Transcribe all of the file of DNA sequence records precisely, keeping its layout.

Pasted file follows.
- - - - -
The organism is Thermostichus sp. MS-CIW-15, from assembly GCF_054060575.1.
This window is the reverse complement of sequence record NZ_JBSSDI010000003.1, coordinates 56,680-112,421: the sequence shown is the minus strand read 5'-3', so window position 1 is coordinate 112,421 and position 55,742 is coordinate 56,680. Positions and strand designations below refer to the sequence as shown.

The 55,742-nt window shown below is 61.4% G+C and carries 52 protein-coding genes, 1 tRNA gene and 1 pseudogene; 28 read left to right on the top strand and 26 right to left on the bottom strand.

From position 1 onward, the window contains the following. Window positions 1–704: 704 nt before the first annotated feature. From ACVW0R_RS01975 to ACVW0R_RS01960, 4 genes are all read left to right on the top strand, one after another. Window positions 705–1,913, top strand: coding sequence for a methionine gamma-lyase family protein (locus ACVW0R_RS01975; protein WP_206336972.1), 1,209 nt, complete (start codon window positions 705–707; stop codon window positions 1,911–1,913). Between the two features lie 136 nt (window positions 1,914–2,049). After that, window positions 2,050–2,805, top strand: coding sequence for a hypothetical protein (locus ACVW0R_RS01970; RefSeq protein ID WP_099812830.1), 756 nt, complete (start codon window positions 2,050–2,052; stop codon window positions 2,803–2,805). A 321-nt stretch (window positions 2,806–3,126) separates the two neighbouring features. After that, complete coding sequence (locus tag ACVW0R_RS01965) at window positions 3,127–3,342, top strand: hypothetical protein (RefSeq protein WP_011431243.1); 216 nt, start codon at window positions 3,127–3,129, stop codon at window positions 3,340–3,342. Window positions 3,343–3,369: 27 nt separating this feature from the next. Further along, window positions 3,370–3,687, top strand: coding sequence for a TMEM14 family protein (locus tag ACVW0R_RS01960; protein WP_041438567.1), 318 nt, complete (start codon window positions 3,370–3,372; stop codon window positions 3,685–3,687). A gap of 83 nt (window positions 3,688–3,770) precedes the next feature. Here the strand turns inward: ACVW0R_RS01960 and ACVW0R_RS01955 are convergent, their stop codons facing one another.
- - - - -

The organism is Thermostichus sp. MS-CIW-15, from assembly GCF_054060575.1.
This window is the reverse complement of sequence record NZ_JBSSDI010000003.1, coordinates 56,680-112,421: the sequence shown is the minus strand read 5'-3', so window position 1 is coordinate 112,421 and position 55,742 is coordinate 56,680. Positions and strand designations below refer to the sequence as shown.

The 55,742-nt window shown below is 61.4% G+C and carries 52 protein-coding genes, 1 tRNA gene and 1 pseudogene; 28 read left to right on the top strand and 26 right to left on the bottom strand.

From position 1 onward, the window contains the following. Window positions 1–704: 704 nt before the first annotated feature. From ACVW0R_RS01975 to ACVW0R_RS01960, 4 genes are all read left to right on the top strand, one after another. Window positions 705–1,913, top strand: coding sequence for a methionine gamma-lyase family protein (locus ACVW0R_RS01975; protein WP_206336972.1), 1,209 nt, complete (start codon window positions 705–707; stop codon window positions 1,911–1,913). Between the two features lie 136 nt (window positions 1,914–2,049). After that, window positions 2,050–2,805, top strand: coding sequence for a hypothetical protein (locus ACVW0R_RS01970; RefSeq protein ID WP_099812830.1), 756 nt, complete (start codon window positions 2,050–2,052; stop codon window positions 2,803–2,805). A 321-nt stretch (window positions 2,806–3,126) separates the two neighbouring features. After that, complete coding sequence (locus tag ACVW0R_RS01965) at window positions 3,127–3,342, top strand: hypothetical protein (RefSeq protein WP_011431243.1); 216 nt, start codon at window positions 3,127–3,129, stop codon at window positions 3,340–3,342. Window positions 3,343–3,369: 27 nt separating this feature from the next. Further along, window positions 3,370–3,687, top strand: coding sequence for a TMEM14 family protein (locus tag ACVW0R_RS01960; protein WP_041438567.1), 318 nt, complete (start codon window positions 3,370–3,372; stop codon window positions 3,685–3,687). A gap of 83 nt (window positions 3,688–3,770) precedes the next feature. Here the strand turns inward: ACVW0R_RS01960 and ACVW0R_RS01955 are convergent, their stop codons facing one another.